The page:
8 Amazing Benefits Of Shea Butter For Skin & Hair

8 Amazing Benefits Of Shea Butter For Skin & Hair

Authored by : Shreya Dalela
  • 30 January 2024
  • 9 mins read
Reviewed by : Dr. Kanchan Kachroo

Do you find your body lotions ineffective against your skin dryness in the winter season? Chances are that your skin is in need of a richer dose of moisturisation. That’s where body butters like Shea Butter come into the picture. 

Not only are body butters thicker and richer than most body lotions, but they are also highly effective in rejuvenating the skin and healing the dry patches around elbows and knees.

Yes, once you discover the right body butter for your skin, slathering your skin with it right after a shower will become your favorite thing to do in winters!

What are body butters? (And why does your body need them?)

Most body butters are made from natural butters extracted from seeds and nuts. What makes them unique and different from lotions is that they do not contain water and hence they are more nourishing. 

Body butters can be of different types ranging from shea butter to mango butter and chocolate butter. Sometimes natural oils like Almond, Jojoba, Grapeseed or Coconut are also added to body butters to further nourish and protect your skin. 

This article will be focusing on one of the most popular body butter - Shea butter. Shea butter is native to Africa but has gained immense popularity across the world for its amazing benefits for the skin. 

What is Shea Butter?

Shea butter, a solid fatty oil at room temperature, is derived from the nuts of the shea tree, abundantly found in Africa. The tree's fruits contain nuts, which are crushed, boiled, and processed to get this enriching body butter.

Though shea butter may seem like a modern discovery, it has been a skincare staple for centuries. Its initial use can be traced back to Africa, where it was highly valued. 

During Cleopatra's era, shea butter was so prized that it was dubbed "women's gold," and was stored in jars for use on skin and hair. 

Today, it remains a vital part of African skincare, helping protect against the wind and sun's harsh rays, particularly in the regions of Western Africa where the shea tree is revered.

In Ayurveda, shea butter is recommended for balancing Vata and Pitta skin doshas, known for their propensity towards dryness. Its hydrating properties make it an ideal solution for these skin types.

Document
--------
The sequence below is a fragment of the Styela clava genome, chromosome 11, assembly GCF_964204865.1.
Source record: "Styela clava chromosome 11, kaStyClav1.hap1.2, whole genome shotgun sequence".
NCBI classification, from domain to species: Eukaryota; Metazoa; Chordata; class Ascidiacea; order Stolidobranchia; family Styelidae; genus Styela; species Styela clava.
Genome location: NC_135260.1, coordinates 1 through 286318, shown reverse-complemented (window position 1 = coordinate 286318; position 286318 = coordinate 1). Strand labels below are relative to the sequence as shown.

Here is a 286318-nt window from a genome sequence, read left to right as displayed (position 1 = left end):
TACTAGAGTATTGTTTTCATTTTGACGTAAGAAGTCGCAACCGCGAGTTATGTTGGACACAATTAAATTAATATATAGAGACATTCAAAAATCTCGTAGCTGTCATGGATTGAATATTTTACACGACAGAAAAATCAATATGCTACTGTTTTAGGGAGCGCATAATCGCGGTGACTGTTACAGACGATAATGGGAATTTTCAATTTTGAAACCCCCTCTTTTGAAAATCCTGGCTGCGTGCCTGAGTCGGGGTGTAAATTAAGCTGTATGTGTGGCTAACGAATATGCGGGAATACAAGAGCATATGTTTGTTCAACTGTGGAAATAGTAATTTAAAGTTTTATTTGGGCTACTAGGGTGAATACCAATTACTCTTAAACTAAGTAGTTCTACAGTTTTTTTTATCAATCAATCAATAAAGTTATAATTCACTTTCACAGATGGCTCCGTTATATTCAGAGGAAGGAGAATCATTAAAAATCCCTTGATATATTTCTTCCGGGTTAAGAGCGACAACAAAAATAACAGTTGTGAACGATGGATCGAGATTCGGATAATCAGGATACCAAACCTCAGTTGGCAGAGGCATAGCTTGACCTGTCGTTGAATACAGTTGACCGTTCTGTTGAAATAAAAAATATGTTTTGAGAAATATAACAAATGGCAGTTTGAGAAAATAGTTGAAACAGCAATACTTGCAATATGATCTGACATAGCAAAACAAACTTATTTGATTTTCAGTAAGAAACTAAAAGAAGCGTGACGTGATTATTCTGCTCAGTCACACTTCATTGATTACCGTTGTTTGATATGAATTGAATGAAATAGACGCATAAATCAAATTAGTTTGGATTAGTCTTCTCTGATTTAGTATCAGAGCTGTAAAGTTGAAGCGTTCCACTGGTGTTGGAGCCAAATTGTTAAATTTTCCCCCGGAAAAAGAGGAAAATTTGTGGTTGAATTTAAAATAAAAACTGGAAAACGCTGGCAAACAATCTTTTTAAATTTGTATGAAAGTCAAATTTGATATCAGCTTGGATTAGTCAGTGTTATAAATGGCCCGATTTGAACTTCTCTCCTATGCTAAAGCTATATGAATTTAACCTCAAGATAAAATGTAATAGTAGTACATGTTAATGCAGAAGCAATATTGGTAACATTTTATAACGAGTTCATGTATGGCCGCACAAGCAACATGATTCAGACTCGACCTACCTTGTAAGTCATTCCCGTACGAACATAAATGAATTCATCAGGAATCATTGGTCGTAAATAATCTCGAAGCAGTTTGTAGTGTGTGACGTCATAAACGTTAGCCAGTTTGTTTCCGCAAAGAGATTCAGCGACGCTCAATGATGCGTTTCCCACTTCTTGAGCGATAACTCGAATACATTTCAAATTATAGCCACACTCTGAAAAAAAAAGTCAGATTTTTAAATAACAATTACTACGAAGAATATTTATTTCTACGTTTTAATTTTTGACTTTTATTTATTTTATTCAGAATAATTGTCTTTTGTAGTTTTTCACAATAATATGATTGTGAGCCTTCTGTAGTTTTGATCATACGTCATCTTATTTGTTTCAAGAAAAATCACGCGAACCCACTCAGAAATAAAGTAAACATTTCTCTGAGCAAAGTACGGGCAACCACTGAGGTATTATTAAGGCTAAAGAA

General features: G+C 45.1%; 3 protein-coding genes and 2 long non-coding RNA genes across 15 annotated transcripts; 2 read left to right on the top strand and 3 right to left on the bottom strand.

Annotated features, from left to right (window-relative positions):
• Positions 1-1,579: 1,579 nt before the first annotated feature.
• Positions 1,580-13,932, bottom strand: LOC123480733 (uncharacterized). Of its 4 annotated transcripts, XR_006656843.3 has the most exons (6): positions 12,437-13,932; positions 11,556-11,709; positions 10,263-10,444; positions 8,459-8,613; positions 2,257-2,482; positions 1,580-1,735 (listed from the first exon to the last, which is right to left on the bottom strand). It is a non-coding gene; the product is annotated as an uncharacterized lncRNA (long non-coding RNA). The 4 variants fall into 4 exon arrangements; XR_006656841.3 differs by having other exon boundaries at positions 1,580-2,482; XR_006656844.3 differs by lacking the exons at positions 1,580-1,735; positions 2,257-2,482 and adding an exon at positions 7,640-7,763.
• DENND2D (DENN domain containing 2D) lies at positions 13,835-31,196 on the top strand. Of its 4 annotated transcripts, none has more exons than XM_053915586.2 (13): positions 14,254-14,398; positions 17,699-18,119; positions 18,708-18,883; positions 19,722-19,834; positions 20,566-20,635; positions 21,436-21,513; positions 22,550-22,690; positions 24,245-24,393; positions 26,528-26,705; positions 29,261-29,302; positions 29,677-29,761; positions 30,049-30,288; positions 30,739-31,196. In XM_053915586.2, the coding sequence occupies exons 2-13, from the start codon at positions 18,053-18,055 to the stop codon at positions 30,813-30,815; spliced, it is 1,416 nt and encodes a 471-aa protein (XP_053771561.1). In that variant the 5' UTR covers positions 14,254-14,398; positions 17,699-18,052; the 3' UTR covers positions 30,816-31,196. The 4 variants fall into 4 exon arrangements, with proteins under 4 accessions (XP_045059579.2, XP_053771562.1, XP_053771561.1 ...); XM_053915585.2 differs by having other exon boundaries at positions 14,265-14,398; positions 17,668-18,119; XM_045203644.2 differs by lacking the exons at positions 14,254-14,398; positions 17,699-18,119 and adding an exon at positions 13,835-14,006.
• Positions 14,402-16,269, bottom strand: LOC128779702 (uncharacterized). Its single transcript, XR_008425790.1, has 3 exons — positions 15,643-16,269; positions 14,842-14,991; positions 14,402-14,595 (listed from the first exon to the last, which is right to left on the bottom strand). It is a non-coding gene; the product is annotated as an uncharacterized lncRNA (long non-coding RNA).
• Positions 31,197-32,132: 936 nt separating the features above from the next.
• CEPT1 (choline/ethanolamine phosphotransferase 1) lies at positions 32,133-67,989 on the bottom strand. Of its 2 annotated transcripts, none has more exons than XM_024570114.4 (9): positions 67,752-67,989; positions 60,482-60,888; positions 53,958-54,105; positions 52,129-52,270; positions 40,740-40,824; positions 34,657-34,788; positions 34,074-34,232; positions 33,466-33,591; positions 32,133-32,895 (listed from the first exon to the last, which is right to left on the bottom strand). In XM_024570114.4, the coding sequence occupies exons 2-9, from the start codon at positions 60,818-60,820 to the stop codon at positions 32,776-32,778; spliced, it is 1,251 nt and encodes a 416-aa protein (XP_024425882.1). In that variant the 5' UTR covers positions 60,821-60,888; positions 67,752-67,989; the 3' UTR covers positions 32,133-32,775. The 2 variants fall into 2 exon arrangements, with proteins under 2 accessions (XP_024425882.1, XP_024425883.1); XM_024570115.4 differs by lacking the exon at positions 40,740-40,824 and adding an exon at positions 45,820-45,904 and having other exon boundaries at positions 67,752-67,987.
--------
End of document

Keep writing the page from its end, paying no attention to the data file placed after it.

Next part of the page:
Benefits of Shea Butter

In this section, let’s look briefly at the many beneficial properties and nutrients of Shea Butter for skin, hair and overall hea;th. 

Skin Benefits

Shea butter is an unparalleled moisturizer, particularly crucial for skin care during the cold winter months. Its unique composition, rich in oleic, stearic, and linoleic acids, combined with a bounty of vitamins A, E, and C, makes skin youthful and radiant. 

Regular application of shea butter helps maintain a glowing complexion. Moreover, its remarkable softness and nourishing properties help in healing dry, cracked skin, including areas like heels and cuticles.

Health Benefits

Historically, Shea butter has been a staple in African medicine for its pain-relieving properties, particularly in treating muscle aches and sores. Its anti-inflammatory qualities make it beneficial for conditions such as rheumatism, helping to soothe pain and reduce inflammation. 

Additionally, the high vitamin A content in shea butter is effective in calming skin allergies and in the treatment of insect bites, offering a natural remedy for these common skin concerns.

Hair Care Benefits

Shea butter acts as a natural conditioner, revitalizing dry and damaged hair. It targets and repairs split ends while restoring essential moisture, making it especially beneficial for those with dry or flaky scalps. 

In African tradition, shea butter has been used for its protective qualities against the sun's harsh rays, helping to heal and prevent sun damage. For swimmers, applying shea butter to hair before entering a chlorine-treated pool can safeguard the hair from the damaging effects of chlorine, preserving its health and vitality.

Which Is The Best Shea Butter?

When it comes to selecting the best kind of shea butter to use, the task can be quite daunting as the market has a lot of variants to offer.

It’s important to note that pure shea butter has a very thick consistency and texture. While this makes shea butter perfect for Vata and Pitta type dry skin, it might not be suitable for Kapha skin types and could cause irritation/rashes to sensitive skin.  

Hence, Shea butter is sometimes mixed with other natural butters and oils to make it suitable for all skin types. Mixing Shea butter with other natural ingredients such as Kokum butter, Mango butter, Jojoba oil, Coconut oil and Lotus oil makes it tridoshic, which means it is suitable for all skin types. 

Kama Ayurveda’s Shea Lotus Body Butter is one such body butter. It provides instant relief from flaking and dry patches, firms and tones the skin, helps in lightening the appearance of scars and stretch marks.